Copyright, Public Domain, and Fair Use

What is Copyright?

Copyright is a form of legal protection automatically provided to the authors of “original works of authorship,” including literary, dramatic, musical, and artistic works. Copyright in the U.S. is automatically assigned to creators of work, with no registration necessary.

It can be unlawful to use copyrighted works of others without their permission, and no permissions are granted in the case of All Rights Reserved works. Activities such as copying, modifying, publicly displaying, publicly performing, and distributing copies of All Rights Reserved work may be illegal unless permission is granted by the creator. U.S. copyright law generally gives the author, creator, or owner of an original creative work an exclusive right to

  • Reproduce, copy, or distribute the original work to the public (e.g., create and sell copies of a film)

  • Create new works based upon the original work (e.g., make a movie based on a book)

  • Perform or display the work publicly (e.g., perform a play)

Violation of one of these rights is called copyright infringement. However, the use may be authorized by copyright limitations such as fair use.

What is the Public Domain?

A public domain work is a creative work that is not protected by copyright, which means it’s free for you to use without permission. Works in the public domain are those for which intellectual property rights have expired, have been forfeited, or are inapplicable.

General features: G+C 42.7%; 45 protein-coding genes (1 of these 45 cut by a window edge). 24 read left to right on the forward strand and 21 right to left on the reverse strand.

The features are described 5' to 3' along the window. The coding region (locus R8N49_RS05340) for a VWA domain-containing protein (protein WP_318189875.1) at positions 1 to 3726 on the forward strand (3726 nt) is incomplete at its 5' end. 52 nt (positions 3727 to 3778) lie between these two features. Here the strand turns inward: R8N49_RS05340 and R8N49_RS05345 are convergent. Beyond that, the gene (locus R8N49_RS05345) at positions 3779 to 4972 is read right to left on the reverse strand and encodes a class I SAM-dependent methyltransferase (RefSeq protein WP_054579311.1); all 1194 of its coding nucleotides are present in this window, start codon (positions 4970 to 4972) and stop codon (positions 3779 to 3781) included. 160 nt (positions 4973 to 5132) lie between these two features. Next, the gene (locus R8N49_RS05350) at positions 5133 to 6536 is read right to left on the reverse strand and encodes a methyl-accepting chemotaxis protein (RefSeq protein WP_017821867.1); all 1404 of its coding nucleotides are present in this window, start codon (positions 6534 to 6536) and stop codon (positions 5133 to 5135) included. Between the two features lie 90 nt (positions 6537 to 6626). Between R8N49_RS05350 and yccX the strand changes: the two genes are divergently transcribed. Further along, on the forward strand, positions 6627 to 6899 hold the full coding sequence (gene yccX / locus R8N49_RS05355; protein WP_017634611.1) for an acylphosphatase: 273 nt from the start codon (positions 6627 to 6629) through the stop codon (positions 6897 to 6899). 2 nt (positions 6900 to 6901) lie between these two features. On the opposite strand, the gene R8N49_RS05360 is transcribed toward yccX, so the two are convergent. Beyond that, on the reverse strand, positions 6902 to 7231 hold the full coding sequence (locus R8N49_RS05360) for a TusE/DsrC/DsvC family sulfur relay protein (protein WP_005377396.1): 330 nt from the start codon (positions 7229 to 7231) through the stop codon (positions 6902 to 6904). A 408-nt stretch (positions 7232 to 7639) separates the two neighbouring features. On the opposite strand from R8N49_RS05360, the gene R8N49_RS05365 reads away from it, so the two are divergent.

Here are some examples of works in the public domain:

  • Material created by the US Government

  • Materials for which Copyright Protection has expired

  • Works released to the public domain when they were created

Determining if a work is in the public domain can be difficult because the terms of copyright protection in the United States have changed over time. The Cornell University Library Copyright Information Center has comprehensive tables for understanding what works might fall into the public domain.

What is Fair Use?

This short video offers a brief overview of the doctrine of fair use.

According to the U.S. Copyright Office, fair use is

a legal doctrine that promotes freedom of expression by permitting the unlicensed use of copyright-protected works in certain circumstances. Section 107 of the Copyright Act provides the statutory framework for determining whether something is a fair use and identifies certain types of uses—such as criticism, comment, news reporting, teaching, scholarship, and research—as examples of activities that may qualify as fair use.

Whether or not a specific use falls under fair use is determined by four factors:

  • the purpose and character of your use

  • the nature of the copyrighted work

  • the amount and substantiality of the portion taken, and

  • the effect of the use upon the potential market

The Center for Social and Media Impact has developed Codes of Best Practices in fair use for various disciplines and formats. The Code of Best Practices in Fair Use for Open Educational Resources offers guidelines for using copyrighted materials in OER. These codes can help faculty and others determine if their use falls within the fair use factors.

The four factors are weighed in each case to determine whether a use qualifies as a fair use. If use of copyrighted material is not found to fall under fair use guidelines, then it is considered an infringement of the copyright holder’s right. Copyright owners may disagree with one’s fair use interpretation and request the removal of the material. If the material is not removed, the dispute may be resolved by a lawsuit or arbitration.

Recognizing the differences between how copyrighted material and public domain material can be reused and shared legally, allows for a comprehensive understanding of the fair use principle.

Additional information on fair use can be found at the University of Michigan Library - Copyright Basics.